Manhattan advertises in Aspen

ASPEN, Colo. So, you've got a 3,000-square-foot condo on Manhattan's Upper East Side that you'd like to unload for $6.1 million. Where would you advertise it?

Aspen at Christmas is a good bet. That was the conclusion of Pace Advertising in Manhattan, which paid The Aspen Times to insert a glossy, fold-out brochure into the newspaper for a condominium called One Beacon Court.

"Really, the marketing plan is to reach out to these customers where they work and play," explained Gregg Praetorius, the firm's senior vice president. "Obviously, the demographics of Aspen at this time of the year fit the profile of a buyer at One Beacon Court."

Although most of the brochures were discarded in newspaper racks or even littered along the sidewalks, Praetorius said just one sale makes the gallons of gloss worthwhile. "If somebody's buying a $6 to $10 million apartment here in New York, one buyer makes it an unqualified success."

Breckenridge touts highest lake

BRECKENRIDGE, Colo. Carl Drews thinks he has found a superlative among mountain lakes in the United States. Nowhere can he find evidence of a lake at a higher elevation than one at 13,420 feet near Breckenridge that he proposes to call Pacific Tarn.

In Washington State he did find Lake Muriel, the unofficial name of a subterranean pool of water within the summit crater of Mt. Rainier. But it is too small and too temporary to deserve being called a lake, he says. Besides, the U.S. Board of Geographic Names doesn't recognize it as a lake.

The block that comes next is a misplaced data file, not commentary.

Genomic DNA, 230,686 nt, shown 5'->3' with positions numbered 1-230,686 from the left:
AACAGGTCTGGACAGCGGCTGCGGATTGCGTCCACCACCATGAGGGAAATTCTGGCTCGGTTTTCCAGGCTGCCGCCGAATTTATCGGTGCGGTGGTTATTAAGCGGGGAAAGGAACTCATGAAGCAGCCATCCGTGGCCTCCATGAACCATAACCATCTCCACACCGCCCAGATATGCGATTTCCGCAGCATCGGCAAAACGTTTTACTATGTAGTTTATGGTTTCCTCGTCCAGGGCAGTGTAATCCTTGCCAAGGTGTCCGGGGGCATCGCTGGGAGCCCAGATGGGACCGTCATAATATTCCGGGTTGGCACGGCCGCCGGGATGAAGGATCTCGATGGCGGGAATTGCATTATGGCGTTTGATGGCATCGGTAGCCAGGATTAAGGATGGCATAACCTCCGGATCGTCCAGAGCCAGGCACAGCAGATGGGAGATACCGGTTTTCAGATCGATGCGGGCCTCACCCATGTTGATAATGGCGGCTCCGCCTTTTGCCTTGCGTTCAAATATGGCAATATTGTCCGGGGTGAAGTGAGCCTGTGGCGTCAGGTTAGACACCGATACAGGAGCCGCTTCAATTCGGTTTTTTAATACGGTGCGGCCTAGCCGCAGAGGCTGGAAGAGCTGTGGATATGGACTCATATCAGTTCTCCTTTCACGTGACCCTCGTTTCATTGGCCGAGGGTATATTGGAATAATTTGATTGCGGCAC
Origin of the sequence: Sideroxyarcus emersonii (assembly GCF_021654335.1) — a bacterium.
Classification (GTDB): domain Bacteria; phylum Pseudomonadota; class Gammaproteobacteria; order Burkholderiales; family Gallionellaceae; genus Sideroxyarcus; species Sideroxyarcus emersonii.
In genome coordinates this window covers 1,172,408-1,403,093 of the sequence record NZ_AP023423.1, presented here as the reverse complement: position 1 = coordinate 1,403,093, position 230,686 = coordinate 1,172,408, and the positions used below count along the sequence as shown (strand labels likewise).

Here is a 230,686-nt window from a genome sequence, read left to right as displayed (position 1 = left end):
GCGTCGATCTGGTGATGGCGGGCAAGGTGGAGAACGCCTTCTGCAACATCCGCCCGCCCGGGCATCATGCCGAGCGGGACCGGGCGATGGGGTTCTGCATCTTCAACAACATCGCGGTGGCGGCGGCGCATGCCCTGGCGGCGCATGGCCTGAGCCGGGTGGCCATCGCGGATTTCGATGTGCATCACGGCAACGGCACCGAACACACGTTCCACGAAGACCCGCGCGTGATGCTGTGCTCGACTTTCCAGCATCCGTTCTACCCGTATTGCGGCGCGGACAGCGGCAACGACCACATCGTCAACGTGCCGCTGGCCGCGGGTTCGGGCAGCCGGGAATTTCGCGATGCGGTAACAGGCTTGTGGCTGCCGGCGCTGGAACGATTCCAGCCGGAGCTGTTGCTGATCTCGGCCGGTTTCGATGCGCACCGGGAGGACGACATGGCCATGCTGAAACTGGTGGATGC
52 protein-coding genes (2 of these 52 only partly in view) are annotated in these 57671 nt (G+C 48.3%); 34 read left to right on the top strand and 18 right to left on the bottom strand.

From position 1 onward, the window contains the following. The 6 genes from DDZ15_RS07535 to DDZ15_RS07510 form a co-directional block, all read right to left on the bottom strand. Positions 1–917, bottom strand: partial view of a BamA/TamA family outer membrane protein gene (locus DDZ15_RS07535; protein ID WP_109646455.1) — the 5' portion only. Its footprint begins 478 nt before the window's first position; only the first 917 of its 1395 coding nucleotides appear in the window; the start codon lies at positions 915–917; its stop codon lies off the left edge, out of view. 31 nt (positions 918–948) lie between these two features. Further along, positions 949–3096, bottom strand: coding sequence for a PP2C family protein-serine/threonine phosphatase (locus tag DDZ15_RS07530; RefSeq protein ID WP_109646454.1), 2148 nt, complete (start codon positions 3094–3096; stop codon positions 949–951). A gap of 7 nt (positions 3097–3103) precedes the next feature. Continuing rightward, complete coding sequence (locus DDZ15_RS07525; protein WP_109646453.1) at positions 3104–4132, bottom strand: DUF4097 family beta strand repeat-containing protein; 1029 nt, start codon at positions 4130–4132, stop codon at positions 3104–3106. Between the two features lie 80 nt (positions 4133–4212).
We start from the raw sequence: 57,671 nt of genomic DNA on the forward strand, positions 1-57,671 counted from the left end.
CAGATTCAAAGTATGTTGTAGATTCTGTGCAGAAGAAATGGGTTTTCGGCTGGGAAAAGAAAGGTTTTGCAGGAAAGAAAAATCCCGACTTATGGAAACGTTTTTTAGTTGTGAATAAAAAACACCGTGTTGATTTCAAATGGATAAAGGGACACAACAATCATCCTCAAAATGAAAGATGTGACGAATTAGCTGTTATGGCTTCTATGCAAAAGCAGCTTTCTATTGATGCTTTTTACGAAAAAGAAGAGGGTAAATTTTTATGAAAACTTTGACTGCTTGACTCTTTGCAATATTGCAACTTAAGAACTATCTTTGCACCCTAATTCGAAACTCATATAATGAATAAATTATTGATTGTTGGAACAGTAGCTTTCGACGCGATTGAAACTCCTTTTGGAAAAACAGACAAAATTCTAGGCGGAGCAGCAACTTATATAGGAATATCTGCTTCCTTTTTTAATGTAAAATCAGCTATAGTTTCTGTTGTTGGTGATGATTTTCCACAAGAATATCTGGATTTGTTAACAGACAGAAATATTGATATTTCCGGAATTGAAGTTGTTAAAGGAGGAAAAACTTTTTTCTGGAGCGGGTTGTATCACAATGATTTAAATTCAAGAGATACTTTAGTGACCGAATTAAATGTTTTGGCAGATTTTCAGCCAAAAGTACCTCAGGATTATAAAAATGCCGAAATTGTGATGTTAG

Too, while it's reasonable to assume that if global warming continues, a higher lake may someday exist in Alaska, probably on Mount Wrangell, any moisture at such an elevation now would certainly be frozen year round.

Drews is a pathfinder in an obscure niche. While all the summits have been ascended, their trails well documented, apparently no one has set out to document high mountain lakes. Also, he is intrigued by what stories the lakes tell.

"After climbing 49 fourteeners in Colorado, I've found that the tall summits offer a great view, but are pretty much places of just rock and snow," he says. "The lakes have water, and life, way up in the mountains! There are little microbes and other bugs as large as insects in the water, and usually some interesting plants nearby. The life-supporting properties of high lakes are a new realization for me after many years of hiking."

Vail CEO parks in handicapped spot

VAIL, Colo. Adam Aron, the CEO of Vail Resorts, was already losing badly in informal local popularity polls when he paid a visit to the local airport. It was crowded, and so the hurried Aron parked his car in a space reserved for the handicapped. The news spread rapidly after a tow truck was called to remove the offending vehicle.

Aron had already miffed many people when he received an $8 million bonus last fall. The bonus came about the same time that Vail Resorts reported losing money and health-care benefits for employees were pared. Some have spoken out to defend Aron's job performance, although even they concede he blundered badly in this matter.

Mythic wilderness' moves north

THE WEST Where is the West of wilderness? Richard Rodriguez, an author and essayist, says it has moved northward.

In an interview in Divide magazine, Rodriguez says that as places such as Colorado get more heavily developed, the "mythology of the wilderness is moving northward and has more to do with cold and ice and with Alaska than it has to do with the Pacific Coast. That is, the ultimate location of the West has moved northward."

The "loner and the isolated psyche" go to Wyoming and Idaho and Alaska to "select the secret space. It's also where you have yuppies and skinheads living side by side," he adds.

Rodriguez also notes that Asians now account for a little more than 10 percent of California's population, and they are seen as the "new Calvinists who work and work and work, and who do not participate in the culture of the laid-back Westerners the whole culture of leisure and the outdoors."